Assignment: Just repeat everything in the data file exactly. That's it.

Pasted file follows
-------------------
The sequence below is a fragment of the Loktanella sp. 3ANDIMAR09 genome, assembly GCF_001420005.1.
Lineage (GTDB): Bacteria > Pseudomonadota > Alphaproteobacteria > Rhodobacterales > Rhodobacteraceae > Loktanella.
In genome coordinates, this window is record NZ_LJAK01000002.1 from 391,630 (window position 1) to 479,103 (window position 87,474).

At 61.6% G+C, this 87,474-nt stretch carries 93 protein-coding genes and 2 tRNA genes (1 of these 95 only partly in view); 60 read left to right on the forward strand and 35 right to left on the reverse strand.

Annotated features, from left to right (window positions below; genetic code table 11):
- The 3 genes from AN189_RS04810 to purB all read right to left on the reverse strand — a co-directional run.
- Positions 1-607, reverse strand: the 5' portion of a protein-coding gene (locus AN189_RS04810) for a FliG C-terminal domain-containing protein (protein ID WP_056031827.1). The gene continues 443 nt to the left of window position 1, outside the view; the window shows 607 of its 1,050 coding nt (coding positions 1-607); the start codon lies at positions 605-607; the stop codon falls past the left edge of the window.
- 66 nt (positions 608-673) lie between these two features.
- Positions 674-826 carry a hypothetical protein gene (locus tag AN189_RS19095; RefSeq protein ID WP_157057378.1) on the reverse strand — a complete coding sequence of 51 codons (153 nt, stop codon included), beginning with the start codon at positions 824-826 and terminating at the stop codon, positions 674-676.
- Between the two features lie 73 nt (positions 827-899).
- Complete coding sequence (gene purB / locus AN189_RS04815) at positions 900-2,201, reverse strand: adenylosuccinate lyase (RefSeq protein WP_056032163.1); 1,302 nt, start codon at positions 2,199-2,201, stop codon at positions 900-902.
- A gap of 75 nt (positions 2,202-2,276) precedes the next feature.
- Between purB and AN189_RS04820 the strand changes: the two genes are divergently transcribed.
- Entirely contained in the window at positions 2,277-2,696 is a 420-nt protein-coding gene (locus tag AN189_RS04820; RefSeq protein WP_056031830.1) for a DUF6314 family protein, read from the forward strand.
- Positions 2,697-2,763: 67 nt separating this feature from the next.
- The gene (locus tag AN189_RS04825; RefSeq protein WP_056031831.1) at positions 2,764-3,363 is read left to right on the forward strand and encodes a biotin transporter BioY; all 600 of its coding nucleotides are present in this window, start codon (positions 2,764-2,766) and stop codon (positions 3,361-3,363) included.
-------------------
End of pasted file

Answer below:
The sequence below is a fragment of the Loktanella sp. 3ANDIMAR09 genome, assembly GCF_001420005.1.
Lineage (GTDB): Bacteria > Pseudomonadota > Alphaproteobacteria > Rhodobacterales > Rhodobacteraceae > Loktanella.
In genome coordinates, this window is record NZ_LJAK01000002.1 from 391,630 (window position 1) to 479,103 (window position 87,474).

At 61.6% G+C, this 87,474-nt stretch carries 93 protein-coding genes and 2 tRNA genes (1 of these 95 only partly in view); 60 read left to right on the forward strand and 35 right to left on the reverse strand.

Annotated features, from left to right (window positions below; genetic code table 11):
- The 3 genes from AN189_RS04810 to purB all read right to left on the reverse strand — a co-directional run.
- Positions 1-607, reverse strand: the 5' portion of a protein-coding gene (locus AN189_RS04810) for a FliG C-terminal domain-containing protein (protein ID WP_056031827.1). The gene continues 443 nt to the left of window position 1, outside the view; the window shows 607 of its 1,050 coding nt (coding positions 1-607); the start codon lies at positions 605-607; the stop codon falls past the left edge of the window.
- 66 nt (positions 608-673) lie between these two features.
- Positions 674-826 carry a hypothetical protein gene (locus tag AN189_RS19095; RefSeq protein ID WP_157057378.1) on the reverse strand — a complete coding sequence of 51 codons (153 nt, stop codon included), beginning with the start codon at positions 824-826 and terminating at the stop codon, positions 674-676.
- Between the two features lie 73 nt (positions 827-899).
- Complete coding sequence (gene purB / locus AN189_RS04815) at positions 900-2,201, reverse strand: adenylosuccinate lyase (RefSeq protein WP_056032163.1); 1,302 nt, start codon at positions 2,199-2,201, stop codon at positions 900-902.
- A gap of 75 nt (positions 2,202-2,276) precedes the next feature.
- Between purB and AN189_RS04820 the strand changes: the two genes are divergently transcribed.
- Entirely contained in the window at positions 2,277-2,696 is a 420-nt protein-coding gene (locus tag AN189_RS04820; RefSeq protein WP_056031830.1) for a DUF6314 family protein, read from the forward strand.
- Positions 2,697-2,763: 67 nt separating this feature from the next.
- The gene (locus tag AN189_RS04825; RefSeq protein WP_056031831.1) at positions 2,764-3,363 is read left to right on the forward strand and encodes a biotin transporter BioY; all 600 of its coding nucleotides are present in this window, start codon (positions 2,764-2,766) and stop codon (positions 3,361-3,363) included.